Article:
Court convicts Rajesh and Nupur Talwar for murdering their 14-year-old daughter and Nepalese servant in 2008.
An Indian couple could face the death penalty after a judge convicted them on Monday of murdering their teenage daughter and a servant.
Rajesh and Nupur Talwar are due to be sentenced today after being found guilty of slitting the throats of Aarushi, 14, and their Nepalese live-in help, Hemraj Banjade, with “clinical precision” at their home in an affluent New Delhi suburb in May 2008.
“The penalty is life imprisonment or death—there are only two sentences,” prosecutor R. K. Saini told a horde of reporters at the decrepit court complex in Ghaziabad, a satellite city of the Indian capital. Saini, who declared he had “done his duty,” said he would reveal on Tuesday whether he would argue for the death penalty for the Talwars, who were immediately taken into custody.
Investigators alleged the Talwars killed Aarushi in a fit of rage when they found her with the 45-year-old servant in an “objectionable” situation, while the couple insists they are victims of a bungled police probe and a media witch-hunt. Police have suggested that the double-murder was a so-called honor killing.
The trial came as India increasingly focuses on violent crimes against women following the fatal gang rape of a student in Delhi last year that sparked national outrage. The case has spawned a nation of armchair detectives debating every twist in the investigation, turned the Talwars into household names, and polarized public opinion.
The prosecution conceded there was no forensic or material evidence against the couple, and based its case on the “last-seen theory”—which holds that the victims were last seen with the accused.
“We only have truth on our side, the facts and evidence as we knew them,” Vandana Talwar, Rajesh’s sister-in-law, told reporters. “But we’re pitched against an organization [the Central Bureau of Investigation] that believes and deals with fabrications, manipulations, with suppressing and hiding all the facts showing the parents are innocent,” she said.
Aarushi, who friends described as a chirpy, high-achieving student, was found on her bed with her throat cut one morning in May 2008. Police initially blamed the missing domestic servant Hemraj—only to discover his decomposing body on the roof a day later. His throat was also cut and he had a head wound. Officers then arrested Rajesh Talwar’s dental assistant along with two other local servants—Hemraj’s friends—but they were freed due to lack of evidence.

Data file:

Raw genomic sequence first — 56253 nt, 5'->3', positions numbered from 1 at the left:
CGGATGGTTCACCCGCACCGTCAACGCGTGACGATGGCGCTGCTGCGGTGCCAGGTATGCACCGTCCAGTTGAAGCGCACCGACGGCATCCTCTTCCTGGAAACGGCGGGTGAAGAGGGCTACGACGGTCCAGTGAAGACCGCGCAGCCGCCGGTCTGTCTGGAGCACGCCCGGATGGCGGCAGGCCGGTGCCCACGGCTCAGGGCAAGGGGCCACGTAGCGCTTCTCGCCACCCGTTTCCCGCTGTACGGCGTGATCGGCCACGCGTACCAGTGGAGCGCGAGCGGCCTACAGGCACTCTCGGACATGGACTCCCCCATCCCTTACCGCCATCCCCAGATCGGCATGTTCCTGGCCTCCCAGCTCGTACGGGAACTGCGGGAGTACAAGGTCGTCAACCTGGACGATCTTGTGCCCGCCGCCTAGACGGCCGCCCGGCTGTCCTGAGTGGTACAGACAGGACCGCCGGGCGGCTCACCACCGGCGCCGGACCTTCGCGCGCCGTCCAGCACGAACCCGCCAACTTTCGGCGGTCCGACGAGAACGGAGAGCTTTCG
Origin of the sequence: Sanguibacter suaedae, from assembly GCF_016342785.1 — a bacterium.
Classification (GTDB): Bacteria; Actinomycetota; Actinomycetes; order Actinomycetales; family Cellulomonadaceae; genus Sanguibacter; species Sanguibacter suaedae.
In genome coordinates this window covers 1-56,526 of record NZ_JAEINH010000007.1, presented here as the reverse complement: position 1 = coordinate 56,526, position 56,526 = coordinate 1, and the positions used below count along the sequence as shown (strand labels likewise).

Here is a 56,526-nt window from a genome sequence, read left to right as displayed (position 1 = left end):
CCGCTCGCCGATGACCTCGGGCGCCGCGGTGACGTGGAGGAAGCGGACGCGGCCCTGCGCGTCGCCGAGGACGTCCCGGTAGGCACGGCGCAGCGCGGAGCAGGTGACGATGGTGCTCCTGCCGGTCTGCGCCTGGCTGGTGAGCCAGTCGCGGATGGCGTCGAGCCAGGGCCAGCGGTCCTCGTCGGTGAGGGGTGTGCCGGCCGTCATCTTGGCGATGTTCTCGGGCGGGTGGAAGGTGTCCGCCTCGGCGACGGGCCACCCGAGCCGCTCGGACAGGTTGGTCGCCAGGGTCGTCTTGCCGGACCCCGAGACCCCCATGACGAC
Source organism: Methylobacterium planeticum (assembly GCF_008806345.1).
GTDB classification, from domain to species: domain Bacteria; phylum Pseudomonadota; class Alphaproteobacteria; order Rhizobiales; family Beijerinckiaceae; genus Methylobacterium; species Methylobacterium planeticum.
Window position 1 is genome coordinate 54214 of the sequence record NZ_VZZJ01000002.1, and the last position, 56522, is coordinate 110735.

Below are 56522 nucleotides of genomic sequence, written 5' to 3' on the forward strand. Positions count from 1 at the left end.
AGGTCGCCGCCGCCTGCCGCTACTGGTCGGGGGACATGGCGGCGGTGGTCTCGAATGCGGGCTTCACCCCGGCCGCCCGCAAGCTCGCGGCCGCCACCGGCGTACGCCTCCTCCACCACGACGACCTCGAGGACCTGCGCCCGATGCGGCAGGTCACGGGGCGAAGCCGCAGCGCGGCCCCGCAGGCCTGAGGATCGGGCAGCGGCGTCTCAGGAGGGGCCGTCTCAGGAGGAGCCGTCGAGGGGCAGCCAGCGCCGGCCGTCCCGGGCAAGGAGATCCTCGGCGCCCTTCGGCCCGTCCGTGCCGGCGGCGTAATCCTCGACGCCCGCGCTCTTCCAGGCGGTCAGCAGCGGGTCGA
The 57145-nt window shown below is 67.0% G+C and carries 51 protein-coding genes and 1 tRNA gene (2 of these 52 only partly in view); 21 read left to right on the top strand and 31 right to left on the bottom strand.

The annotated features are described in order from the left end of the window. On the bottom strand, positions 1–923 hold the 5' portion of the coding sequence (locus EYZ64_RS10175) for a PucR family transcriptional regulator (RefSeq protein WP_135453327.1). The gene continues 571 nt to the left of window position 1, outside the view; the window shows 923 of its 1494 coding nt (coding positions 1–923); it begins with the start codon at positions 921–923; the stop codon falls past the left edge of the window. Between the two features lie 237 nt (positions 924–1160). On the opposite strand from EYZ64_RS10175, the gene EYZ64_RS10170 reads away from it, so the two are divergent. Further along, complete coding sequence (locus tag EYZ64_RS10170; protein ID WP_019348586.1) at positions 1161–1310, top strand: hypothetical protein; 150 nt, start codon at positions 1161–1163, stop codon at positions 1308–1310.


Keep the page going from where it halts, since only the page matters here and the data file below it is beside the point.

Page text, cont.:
The botched probe—investigators failed to seal the crime scene, allowing neighbors, relatives, and journalists to swarm over it, or to find the second body for over 24 hours—prompted police to close the case in 2010, citing no substantial evidence. The Talwars insisted they wanted the killers found and petitioned the court to reopen the case. Rajesh said in a recent interview that Aarushi’s death had “been the deepest grief I have ever known.”
But police ended up charging the parents with murder, as they became the center of media frenzy. Salacious news reports, based often on claims by unnamed police sources, appeared about their lives, demonizing them as decadent—even part of a wife-swapping club—leading to criticism that the Talwars were being subject to “trial by media.” The case so obsessed the public that one man with no link to the case attacked Rajesh with a meat cleaver during a court appearance in 2011, leaving his cheek and hand deeply scarred.
After the verdict, the Talwars issued a statement saying they “refused to feel defeated” and would “continue to fight for justice.” Top criminal lawyer Rebecca John, who is leading the defense and representing the Talwars for free, said the verdict would be appealed. The Talwars have been “caught up in a nightmare,” said John. “I will not rest until this couple’s names are cleared.”